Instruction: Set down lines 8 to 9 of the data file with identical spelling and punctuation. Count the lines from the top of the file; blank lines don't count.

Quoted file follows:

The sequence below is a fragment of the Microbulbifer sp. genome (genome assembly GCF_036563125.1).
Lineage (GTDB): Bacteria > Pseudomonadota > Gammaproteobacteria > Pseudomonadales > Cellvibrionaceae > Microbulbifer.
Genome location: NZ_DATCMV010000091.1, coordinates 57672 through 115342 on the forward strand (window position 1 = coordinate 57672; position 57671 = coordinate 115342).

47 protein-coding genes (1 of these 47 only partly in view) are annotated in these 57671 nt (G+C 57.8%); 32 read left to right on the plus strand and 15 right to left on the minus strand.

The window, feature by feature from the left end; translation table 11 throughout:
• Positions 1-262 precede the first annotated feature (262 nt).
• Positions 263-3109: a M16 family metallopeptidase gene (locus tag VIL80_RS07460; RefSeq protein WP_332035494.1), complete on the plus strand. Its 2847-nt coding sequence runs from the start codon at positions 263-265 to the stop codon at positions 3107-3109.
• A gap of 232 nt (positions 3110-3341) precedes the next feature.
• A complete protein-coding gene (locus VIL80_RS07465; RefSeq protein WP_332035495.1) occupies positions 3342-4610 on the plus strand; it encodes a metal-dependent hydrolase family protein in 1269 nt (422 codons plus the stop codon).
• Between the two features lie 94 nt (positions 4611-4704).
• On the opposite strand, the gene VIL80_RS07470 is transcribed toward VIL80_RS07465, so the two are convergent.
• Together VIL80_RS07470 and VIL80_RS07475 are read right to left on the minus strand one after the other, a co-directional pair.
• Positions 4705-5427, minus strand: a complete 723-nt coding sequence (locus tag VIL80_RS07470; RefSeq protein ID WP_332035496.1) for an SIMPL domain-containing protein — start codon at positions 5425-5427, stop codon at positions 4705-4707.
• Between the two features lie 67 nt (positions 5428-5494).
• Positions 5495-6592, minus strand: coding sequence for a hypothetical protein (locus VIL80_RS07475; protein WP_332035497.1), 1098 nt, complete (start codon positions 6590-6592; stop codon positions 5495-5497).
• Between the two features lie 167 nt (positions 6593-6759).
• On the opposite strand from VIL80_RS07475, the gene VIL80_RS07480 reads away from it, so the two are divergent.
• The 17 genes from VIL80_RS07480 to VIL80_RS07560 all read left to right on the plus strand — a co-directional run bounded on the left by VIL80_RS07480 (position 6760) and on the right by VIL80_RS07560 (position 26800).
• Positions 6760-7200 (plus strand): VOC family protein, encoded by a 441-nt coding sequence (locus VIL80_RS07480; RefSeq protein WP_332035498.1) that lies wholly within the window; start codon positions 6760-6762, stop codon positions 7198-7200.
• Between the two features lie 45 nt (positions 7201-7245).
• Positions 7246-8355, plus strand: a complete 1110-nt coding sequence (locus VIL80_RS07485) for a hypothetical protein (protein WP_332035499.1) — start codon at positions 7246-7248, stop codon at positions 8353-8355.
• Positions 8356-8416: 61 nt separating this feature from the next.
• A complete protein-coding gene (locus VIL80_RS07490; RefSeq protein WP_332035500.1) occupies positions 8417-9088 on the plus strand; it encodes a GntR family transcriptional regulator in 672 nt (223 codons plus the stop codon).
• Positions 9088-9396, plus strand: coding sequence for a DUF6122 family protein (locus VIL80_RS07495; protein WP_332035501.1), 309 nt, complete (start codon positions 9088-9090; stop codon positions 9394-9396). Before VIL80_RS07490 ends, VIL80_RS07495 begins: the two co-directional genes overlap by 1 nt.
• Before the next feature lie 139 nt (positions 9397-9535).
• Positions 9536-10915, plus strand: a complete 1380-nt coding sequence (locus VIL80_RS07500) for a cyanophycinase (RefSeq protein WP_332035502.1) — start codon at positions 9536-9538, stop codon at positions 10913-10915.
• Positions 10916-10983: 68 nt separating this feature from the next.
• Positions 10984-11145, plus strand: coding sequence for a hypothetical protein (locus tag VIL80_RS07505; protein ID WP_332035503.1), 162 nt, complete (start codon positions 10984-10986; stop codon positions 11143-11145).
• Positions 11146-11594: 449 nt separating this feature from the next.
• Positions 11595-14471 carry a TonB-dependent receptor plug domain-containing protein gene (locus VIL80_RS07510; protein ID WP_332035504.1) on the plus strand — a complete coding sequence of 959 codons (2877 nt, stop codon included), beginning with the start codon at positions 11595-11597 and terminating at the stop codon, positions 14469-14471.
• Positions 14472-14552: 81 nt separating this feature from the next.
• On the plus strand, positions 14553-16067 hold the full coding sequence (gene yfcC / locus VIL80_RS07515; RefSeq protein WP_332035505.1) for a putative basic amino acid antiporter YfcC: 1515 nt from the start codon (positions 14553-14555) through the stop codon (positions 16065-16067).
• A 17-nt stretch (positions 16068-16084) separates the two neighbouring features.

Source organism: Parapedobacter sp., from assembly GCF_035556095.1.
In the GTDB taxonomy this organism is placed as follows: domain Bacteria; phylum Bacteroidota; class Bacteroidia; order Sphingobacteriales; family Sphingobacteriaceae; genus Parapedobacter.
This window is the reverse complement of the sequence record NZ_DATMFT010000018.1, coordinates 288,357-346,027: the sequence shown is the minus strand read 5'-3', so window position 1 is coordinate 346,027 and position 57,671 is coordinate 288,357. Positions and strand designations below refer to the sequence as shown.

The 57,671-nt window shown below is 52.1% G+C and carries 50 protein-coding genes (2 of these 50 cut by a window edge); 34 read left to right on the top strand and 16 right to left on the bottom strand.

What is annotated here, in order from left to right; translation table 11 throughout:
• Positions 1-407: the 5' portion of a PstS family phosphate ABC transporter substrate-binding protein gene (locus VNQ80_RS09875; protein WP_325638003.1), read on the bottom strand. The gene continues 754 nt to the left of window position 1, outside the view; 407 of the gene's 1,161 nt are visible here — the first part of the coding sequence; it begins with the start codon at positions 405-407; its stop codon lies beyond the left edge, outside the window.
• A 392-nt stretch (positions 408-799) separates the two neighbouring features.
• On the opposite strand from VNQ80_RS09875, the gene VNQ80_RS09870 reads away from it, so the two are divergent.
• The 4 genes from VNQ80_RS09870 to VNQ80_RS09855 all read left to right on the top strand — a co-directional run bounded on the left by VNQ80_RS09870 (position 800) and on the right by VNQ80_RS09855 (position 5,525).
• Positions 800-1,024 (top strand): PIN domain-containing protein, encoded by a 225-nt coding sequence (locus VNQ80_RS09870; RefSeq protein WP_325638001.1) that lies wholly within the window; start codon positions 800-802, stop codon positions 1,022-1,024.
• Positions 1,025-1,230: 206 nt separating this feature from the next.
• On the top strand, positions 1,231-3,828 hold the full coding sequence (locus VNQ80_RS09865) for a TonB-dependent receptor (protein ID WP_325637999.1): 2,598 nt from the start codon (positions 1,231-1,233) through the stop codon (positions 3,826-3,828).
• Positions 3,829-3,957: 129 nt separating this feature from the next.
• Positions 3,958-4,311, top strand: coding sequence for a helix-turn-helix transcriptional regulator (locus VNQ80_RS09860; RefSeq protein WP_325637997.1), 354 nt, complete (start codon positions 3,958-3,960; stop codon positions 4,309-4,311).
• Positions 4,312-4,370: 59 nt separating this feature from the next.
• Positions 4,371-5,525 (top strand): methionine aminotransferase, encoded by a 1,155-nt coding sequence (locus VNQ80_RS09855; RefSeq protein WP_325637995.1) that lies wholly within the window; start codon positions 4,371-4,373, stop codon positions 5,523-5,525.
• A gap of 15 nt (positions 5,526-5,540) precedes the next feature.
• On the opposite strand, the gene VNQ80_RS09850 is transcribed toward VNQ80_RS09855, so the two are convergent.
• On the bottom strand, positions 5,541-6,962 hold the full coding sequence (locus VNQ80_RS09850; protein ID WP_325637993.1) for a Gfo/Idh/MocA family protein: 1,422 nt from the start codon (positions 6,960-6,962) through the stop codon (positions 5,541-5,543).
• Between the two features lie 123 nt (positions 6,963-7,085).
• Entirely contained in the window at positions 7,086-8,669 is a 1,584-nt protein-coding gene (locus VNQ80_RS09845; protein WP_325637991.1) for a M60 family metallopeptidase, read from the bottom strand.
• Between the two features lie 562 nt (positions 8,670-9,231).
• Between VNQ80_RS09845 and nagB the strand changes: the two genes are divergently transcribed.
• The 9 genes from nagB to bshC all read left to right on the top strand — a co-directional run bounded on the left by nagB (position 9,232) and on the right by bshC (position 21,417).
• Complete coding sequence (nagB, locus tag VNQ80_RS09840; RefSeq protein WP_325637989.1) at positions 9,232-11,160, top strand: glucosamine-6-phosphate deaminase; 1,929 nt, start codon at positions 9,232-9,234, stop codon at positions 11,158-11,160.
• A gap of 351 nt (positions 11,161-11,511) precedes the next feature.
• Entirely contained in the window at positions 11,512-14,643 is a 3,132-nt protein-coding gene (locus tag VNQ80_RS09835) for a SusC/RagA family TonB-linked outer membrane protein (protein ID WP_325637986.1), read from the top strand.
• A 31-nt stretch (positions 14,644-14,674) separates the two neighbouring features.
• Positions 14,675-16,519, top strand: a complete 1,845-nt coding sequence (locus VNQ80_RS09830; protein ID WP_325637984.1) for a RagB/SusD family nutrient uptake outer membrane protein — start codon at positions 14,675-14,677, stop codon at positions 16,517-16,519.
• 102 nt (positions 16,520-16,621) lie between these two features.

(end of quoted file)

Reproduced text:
• A gap of 232 nt (positions 3110-3341) precedes the next feature.
• A complete protein-coding gene (locus VIL80_RS07465; RefSeq protein WP_332035495.1) occupies positions 3342-4610 on the plus strand; it encodes a metal-dependent hydrolase family protein in 1269 nt (422 codons plus the stop codon).